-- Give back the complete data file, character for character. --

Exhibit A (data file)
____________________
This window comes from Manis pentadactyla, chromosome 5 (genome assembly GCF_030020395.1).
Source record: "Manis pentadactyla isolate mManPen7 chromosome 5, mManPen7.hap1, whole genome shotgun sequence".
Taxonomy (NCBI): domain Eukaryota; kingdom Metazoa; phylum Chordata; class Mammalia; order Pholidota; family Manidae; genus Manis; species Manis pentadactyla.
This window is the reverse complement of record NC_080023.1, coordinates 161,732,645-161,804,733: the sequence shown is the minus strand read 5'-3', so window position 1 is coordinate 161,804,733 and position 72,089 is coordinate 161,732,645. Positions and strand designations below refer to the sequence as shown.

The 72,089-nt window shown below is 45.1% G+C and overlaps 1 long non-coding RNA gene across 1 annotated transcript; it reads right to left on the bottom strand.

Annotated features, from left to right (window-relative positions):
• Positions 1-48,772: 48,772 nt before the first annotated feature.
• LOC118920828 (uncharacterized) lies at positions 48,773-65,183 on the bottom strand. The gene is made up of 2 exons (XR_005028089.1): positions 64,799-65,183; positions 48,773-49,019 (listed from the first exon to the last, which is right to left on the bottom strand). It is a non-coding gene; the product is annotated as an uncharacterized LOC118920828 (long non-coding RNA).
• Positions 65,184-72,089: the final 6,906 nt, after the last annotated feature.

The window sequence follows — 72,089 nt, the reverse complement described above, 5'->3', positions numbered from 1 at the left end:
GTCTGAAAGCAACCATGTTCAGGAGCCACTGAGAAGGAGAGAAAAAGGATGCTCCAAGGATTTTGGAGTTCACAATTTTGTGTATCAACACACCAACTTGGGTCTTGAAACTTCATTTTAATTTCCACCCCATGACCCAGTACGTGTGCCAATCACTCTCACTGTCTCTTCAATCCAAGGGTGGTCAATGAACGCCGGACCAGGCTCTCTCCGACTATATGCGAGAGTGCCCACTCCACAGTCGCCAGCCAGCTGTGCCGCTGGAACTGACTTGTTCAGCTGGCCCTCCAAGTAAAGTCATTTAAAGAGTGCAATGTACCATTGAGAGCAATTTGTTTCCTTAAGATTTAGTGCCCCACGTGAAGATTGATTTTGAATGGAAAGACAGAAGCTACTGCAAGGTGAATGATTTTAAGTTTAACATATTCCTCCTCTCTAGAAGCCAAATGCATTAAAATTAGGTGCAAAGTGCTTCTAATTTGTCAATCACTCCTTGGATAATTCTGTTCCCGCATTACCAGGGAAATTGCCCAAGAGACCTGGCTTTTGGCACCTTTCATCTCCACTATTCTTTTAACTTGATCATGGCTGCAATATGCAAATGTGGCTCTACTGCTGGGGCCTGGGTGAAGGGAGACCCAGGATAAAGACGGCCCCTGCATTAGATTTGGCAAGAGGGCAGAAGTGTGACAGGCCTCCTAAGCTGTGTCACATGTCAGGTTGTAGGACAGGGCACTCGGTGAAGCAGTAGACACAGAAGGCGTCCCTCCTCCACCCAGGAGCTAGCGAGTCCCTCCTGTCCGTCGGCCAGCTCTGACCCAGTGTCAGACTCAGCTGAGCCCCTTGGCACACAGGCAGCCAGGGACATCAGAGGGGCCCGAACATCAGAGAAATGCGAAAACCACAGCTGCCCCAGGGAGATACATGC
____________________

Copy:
This window comes from Manis pentadactyla, chromosome 5 (genome assembly GCF_030020395.1).
Source record: "Manis pentadactyla isolate mManPen7 chromosome 5, mManPen7.hap1, whole genome shotgun sequence".
Taxonomy (NCBI): domain Eukaryota; kingdom Metazoa; phylum Chordata; class Mammalia; order Pholidota; family Manidae; genus Manis; species Manis pentadactyla.
This window is the reverse complement of record NC_080023.1, coordinates 161,732,645-161,804,733: the sequence shown is the minus strand read 5'-3', so window position 1 is coordinate 161,804,733 and position 72,089 is coordinate 161,732,645. Positions and strand designations below refer to the sequence as shown.

The 72,089-nt window shown below is 45.1% G+C and overlaps 1 long non-coding RNA gene across 1 annotated transcript; it reads right to left on the bottom strand.

Annotated features, from left to right (window-relative positions):
• Positions 1-48,772: 48,772 nt before the first annotated feature.
• LOC118920828 (uncharacterized) lies at positions 48,773-65,183 on the bottom strand. The gene is made up of 2 exons (XR_005028089.1): positions 64,799-65,183; positions 48,773-49,019 (listed from the first exon to the last, which is right to left on the bottom strand). It is a non-coding gene; the product is annotated as an uncharacterized LOC118920828 (long non-coding RNA).
• Positions 65,184-72,089: the final 6,906 nt, after the last annotated feature.

The window sequence follows — 72,089 nt, the reverse complement described above, 5'->3', positions numbered from 1 at the left end:
GTCTGAAAGCAACCATGTTCAGGAGCCACTGAGAAGGAGAGAAAAAGGATGCTCCAAGGATTTTGGAGTTCACAATTTTGTGTATCAACACACCAACTTGGGTCTTGAAACTTCATTTTAATTTCCACCCCATGACCCAGTACGTGTGCCAATCACTCTCACTGTCTCTTCAATCCAAGGGTGGTCAATGAACGCCGGACCAGGCTCTCTCCGACTATATGCGAGAGTGCCCACTCCACAGTCGCCAGCCAGCTGTGCCGCTGGAACTGACTTGTTCAGCTGGCCCTCCAAGTAAAGTCATTTAAAGAGTGCAATGTACCATTGAGAGCAATTTGTTTCCTTAAGATTTAGTGCCCCACGTGAAGATTGATTTTGAATGGAAAGACAGAAGCTACTGCAAGGTGAATGATTTTAAGTTTAACATATTCCTCCTCTCTAGAAGCCAAATGCATTAAAATTAGGTGCAAAGTGCTTCTAATTTGTCAATCACTCCTTGGATAATTCTGTTCCCGCATTACCAGGGAAATTGCCCAAGAGACCTGGCTTTTGGCACCTTTCATCTCCACTATTCTTTTAACTTGATCATGGCTGCAATATGCAAATGTGGCTCTACTGCTGGGGCCTGGGTGAAGGGAGACCCAGGATAAAGACGGCCCCTGCATTAGATTTGGCAAGAGGGCAGAAGTGTGACAGGCCTCCTAAGCTGTGTCACATGTCAGGTTGTAGGACAGGGCACTCGGTGAAGCAGTAGACACAGAAGGCGTCCCTCCTCCACCCAGGAGCTAGCGAGTCCCTCCTGTCCGTCGGCCAGCTCTGACCCAGTGTCAGACTCAGCTGAGCCCCTTGGCACACAGGCAGCCAGGGACATCAGAGGGGCCCGAACATCAGAGAAATGCGAAAACCACAGCTGCCCCAGGGAGATACATGC